By Friday 24 April 1964, as the Kundiawa News published its fourth issue, my co-conspirator Murray Bladwell and I thought we might be on to something. The three-page newsletter began to cover more local news although the humour (‘Wanted: Bell-bottomed swing swiffle with uther-sonar attachment’) still crept on to the page. A Kundiawa News contribution box was placed in the Chimbu Club. No one was ever known to make use of it….
The central theme of this issue is devoted to having a look at the three main problems which face the town at the present moment.
These are: accommodation for single officers; need for a new Primary A School; and the Chimbu Club dilemma.
Single Officers’ Quarters
A new single officers’ quarters is long overdue in Kundiawa. This is seen by the many single men living in temporary accommodation, staying with other people, or residing in the ‘condemned’ Haus Pig (pictured). In past years there have been many promises made for a Single Mens’ Quarters – it is about time someone acted.
At least there are no rats in the Haus Pig – they’re too smart To avoid an official inquiry they moved out as soon as the RSPCA threatened to take action.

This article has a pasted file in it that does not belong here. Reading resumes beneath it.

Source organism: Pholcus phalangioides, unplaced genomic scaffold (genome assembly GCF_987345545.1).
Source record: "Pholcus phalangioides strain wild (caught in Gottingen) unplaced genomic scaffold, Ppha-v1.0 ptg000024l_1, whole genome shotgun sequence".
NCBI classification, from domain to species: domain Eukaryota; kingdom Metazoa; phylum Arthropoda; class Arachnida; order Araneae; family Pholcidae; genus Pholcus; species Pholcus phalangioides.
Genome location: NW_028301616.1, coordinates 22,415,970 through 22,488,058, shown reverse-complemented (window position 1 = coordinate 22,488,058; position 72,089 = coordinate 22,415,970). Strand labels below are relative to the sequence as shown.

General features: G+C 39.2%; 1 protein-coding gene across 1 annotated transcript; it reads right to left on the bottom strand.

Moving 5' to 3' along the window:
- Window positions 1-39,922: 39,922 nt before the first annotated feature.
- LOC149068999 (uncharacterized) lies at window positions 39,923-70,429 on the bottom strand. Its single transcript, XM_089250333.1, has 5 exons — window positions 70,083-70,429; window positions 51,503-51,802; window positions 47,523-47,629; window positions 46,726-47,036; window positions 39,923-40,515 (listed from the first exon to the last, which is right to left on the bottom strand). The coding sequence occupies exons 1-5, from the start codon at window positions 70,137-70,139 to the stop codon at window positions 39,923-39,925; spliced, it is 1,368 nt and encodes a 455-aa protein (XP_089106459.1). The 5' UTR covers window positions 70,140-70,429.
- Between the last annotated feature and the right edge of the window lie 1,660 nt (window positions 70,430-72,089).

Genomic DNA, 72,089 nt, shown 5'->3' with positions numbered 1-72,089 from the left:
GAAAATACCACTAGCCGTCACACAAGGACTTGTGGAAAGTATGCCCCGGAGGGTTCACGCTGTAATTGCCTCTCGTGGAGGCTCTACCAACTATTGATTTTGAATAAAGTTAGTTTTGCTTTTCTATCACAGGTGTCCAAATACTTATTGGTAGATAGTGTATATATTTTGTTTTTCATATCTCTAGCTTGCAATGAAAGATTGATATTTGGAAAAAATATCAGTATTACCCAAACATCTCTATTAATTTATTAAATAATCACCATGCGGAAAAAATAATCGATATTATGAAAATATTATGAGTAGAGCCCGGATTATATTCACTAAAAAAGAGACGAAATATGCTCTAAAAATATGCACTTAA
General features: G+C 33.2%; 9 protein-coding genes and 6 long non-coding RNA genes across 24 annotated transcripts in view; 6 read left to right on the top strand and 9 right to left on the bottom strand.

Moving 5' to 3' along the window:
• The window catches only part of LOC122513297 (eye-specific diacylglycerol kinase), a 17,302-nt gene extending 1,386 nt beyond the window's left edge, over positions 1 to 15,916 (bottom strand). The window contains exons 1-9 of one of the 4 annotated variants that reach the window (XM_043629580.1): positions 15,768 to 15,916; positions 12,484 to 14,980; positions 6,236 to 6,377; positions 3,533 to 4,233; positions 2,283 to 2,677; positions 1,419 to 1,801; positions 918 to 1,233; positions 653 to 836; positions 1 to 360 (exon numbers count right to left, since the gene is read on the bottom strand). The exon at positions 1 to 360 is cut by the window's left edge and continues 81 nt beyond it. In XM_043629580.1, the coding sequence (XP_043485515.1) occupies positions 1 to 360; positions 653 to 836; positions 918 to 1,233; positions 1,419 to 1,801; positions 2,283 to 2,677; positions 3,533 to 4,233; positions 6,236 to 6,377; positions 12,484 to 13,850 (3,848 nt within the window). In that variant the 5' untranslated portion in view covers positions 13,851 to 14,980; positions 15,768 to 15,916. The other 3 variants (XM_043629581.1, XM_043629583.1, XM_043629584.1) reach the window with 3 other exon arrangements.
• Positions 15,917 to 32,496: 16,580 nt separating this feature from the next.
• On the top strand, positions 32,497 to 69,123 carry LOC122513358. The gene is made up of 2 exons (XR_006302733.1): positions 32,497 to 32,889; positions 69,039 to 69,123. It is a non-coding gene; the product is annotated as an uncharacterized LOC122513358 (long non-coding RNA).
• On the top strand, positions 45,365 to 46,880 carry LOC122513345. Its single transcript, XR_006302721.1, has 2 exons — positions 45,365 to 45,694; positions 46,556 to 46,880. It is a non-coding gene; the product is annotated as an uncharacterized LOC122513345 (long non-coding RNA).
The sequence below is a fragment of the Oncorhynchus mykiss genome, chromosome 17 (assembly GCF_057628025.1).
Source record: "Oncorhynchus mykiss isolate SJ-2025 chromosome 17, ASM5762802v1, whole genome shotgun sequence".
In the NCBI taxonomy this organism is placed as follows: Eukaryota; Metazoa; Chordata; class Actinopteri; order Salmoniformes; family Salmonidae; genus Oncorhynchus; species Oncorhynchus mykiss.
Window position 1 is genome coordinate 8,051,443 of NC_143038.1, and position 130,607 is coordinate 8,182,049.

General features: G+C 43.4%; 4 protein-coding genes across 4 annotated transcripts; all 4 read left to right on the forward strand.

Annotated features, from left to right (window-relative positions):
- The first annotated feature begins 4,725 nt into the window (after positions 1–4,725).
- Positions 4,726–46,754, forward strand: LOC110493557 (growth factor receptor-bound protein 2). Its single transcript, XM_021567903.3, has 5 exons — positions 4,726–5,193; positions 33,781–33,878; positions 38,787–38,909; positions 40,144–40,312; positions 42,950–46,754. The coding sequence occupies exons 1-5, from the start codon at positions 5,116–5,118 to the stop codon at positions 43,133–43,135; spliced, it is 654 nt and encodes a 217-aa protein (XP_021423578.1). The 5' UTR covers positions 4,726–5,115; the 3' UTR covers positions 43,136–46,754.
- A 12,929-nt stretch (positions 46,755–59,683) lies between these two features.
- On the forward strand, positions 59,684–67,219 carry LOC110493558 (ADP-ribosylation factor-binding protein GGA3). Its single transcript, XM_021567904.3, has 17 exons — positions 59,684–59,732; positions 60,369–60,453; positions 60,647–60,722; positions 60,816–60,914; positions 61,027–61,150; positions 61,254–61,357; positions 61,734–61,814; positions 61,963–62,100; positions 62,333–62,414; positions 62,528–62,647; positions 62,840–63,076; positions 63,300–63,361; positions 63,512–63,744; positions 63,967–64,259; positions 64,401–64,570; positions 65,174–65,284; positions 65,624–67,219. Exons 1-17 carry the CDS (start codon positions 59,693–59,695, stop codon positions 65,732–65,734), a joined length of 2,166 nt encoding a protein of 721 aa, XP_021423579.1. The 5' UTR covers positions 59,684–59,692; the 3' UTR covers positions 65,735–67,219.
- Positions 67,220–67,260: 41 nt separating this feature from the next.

Commented resident, Mr L Davies, “Things are getting so bad that we are thinking of preventing Keith (Tadpole) Jackson from taking his daily swim in the bath. We reason that, when the house goes, the worst plave would be the bath – what with nakedness, plugholes and things.
Commented Keith: “They’re going to stop my daily swim…” He then burst into tears.
A new Primary A School
The Primary A School was due to be finished before the end of the 1963-64 financial year. With a little over two months to go, this seems an almost extravagant dream. Yet woth a little luck the school could be started before this time is up.
Unlike the housing problem, the question of a new school has strong backing, the P & C Association (President: Ray Male) being right behind the move.
Having the school in the Club is an unsatisfactory both to Club members and the school itself. To the club members, the inconvenience of being unable to occupy and utilise the ful area of the Chimbu Club. To the school children and teacher the biggest problem is that the Club has not the atmosphere of a classroom. Also there is no room for expansion of the school.
As Kundiawa grows bigger, as undoubtedly it is going to, the school population is going to grow; and the children have to be put somewhere.
The Chimbu Club
This was the subject of last week’s Editorial in the Kundiawa News, but is such a serious problem that it should be stressed on every possible occasion. The Club, £2,000 in debt and being denied credit by at least one major store, is in an extremely precarious position.
There are three important factors governing the Club’s survival as a profit-making and independent institution: the kindness of our creditors; the activity and ingenuity of our committee; and the support of all Club members.